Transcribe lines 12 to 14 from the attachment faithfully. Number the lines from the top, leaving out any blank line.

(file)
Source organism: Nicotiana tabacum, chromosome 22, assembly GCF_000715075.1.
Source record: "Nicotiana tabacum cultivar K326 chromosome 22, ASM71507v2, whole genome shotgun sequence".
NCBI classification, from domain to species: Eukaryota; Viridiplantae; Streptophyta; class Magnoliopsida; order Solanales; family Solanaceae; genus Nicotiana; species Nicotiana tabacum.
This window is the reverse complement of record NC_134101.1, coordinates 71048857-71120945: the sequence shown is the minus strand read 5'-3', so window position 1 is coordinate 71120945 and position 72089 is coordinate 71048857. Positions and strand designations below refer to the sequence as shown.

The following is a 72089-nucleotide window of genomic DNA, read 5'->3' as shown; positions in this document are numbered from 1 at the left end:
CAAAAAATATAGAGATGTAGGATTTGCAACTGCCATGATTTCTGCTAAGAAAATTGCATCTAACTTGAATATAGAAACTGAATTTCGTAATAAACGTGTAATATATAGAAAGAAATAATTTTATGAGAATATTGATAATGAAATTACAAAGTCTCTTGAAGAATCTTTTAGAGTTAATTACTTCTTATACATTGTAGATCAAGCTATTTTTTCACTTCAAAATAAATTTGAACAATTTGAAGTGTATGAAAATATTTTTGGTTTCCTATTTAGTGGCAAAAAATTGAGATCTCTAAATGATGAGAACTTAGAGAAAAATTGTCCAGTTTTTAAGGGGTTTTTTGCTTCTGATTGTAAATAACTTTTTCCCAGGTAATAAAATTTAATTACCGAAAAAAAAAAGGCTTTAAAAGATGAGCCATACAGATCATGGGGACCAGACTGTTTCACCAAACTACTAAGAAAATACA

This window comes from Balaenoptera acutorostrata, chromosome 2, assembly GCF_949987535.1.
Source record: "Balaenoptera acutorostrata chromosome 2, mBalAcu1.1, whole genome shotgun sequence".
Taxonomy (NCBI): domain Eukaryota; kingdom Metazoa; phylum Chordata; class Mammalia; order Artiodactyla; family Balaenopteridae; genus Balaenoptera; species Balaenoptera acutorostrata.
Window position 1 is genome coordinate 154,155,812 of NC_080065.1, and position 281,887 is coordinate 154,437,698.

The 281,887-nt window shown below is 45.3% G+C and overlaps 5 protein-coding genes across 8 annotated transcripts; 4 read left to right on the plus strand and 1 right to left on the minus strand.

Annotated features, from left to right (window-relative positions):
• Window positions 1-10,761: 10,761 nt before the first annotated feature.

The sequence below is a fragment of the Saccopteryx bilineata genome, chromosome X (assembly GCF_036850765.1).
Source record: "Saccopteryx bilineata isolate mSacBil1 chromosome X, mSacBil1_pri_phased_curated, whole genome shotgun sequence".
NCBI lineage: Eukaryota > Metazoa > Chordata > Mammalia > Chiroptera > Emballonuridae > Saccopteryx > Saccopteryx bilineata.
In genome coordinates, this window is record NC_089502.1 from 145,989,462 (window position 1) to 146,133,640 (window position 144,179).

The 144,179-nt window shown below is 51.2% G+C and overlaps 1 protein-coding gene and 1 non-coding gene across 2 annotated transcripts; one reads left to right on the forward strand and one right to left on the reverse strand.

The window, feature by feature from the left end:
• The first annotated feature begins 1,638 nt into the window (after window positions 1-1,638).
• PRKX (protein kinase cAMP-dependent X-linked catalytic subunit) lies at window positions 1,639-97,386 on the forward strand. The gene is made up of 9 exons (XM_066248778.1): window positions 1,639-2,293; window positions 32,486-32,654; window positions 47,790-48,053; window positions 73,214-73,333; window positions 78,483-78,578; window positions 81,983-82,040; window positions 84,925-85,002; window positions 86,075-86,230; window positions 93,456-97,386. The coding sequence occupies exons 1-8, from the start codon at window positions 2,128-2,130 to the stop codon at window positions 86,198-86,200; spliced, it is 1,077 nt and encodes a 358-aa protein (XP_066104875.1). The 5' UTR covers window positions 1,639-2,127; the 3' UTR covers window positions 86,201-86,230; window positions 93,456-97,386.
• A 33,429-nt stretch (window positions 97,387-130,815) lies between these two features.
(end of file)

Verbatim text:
Annotated features, from left to right (window-relative positions):
• Window positions 1-10,761: 10,761 nt before the first annotated feature.

The sequence below is a fragment of the Saccopteryx bilineata genome, chromosome X (assembly GCF_036850765.1).